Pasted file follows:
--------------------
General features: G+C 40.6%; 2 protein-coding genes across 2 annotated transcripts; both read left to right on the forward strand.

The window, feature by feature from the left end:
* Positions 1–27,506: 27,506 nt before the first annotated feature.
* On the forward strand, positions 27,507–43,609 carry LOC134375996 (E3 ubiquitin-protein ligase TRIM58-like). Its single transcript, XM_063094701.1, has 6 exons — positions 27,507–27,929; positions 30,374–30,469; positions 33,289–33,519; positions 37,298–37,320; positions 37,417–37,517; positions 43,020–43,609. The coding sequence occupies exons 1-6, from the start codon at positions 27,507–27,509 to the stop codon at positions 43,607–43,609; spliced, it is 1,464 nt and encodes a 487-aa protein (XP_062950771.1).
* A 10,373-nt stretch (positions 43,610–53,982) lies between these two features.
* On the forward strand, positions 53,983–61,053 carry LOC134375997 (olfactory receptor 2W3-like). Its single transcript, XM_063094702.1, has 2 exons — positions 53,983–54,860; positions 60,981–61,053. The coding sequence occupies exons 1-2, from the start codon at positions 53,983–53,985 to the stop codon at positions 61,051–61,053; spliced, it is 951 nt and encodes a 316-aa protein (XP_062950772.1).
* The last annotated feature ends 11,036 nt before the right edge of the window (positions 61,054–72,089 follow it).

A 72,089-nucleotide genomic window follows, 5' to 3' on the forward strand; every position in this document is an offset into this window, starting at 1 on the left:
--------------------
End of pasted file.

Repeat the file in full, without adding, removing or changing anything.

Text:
General features: G+C 40.6%; 2 protein-coding genes across 2 annotated transcripts; both read left to right on the forward strand.

The window, feature by feature from the left end:
* Positions 1–27,506: 27,506 nt before the first annotated feature.
* On the forward strand, positions 27,507–43,609 carry LOC134375996 (E3 ubiquitin-protein ligase TRIM58-like). Its single transcript, XM_063094701.1, has 6 exons — positions 27,507–27,929; positions 30,374–30,469; positions 33,289–33,519; positions 37,298–37,320; positions 37,417–37,517; positions 43,020–43,609. The coding sequence occupies exons 1-6, from the start codon at positions 27,507–27,509 to the stop codon at positions 43,607–43,609; spliced, it is 1,464 nt and encodes a 487-aa protein (XP_062950771.1).
* A 10,373-nt stretch (positions 43,610–53,982) lies between these two features.
* On the forward strand, positions 53,983–61,053 carry LOC134375997 (olfactory receptor 2W3-like). Its single transcript, XM_063094702.1, has 2 exons — positions 53,983–54,860; positions 60,981–61,053. The coding sequence occupies exons 1-2, from the start codon at positions 53,983–53,985 to the stop codon at positions 61,051–61,053; spliced, it is 951 nt and encodes a 316-aa protein (XP_062950772.1).
* The last annotated feature ends 11,036 nt before the right edge of the window (positions 61,054–72,089 follow it).

A 72,089-nucleotide genomic window follows, 5' to 3' on the forward strand; every position in this document is an offset into this window, starting at 1 on the left: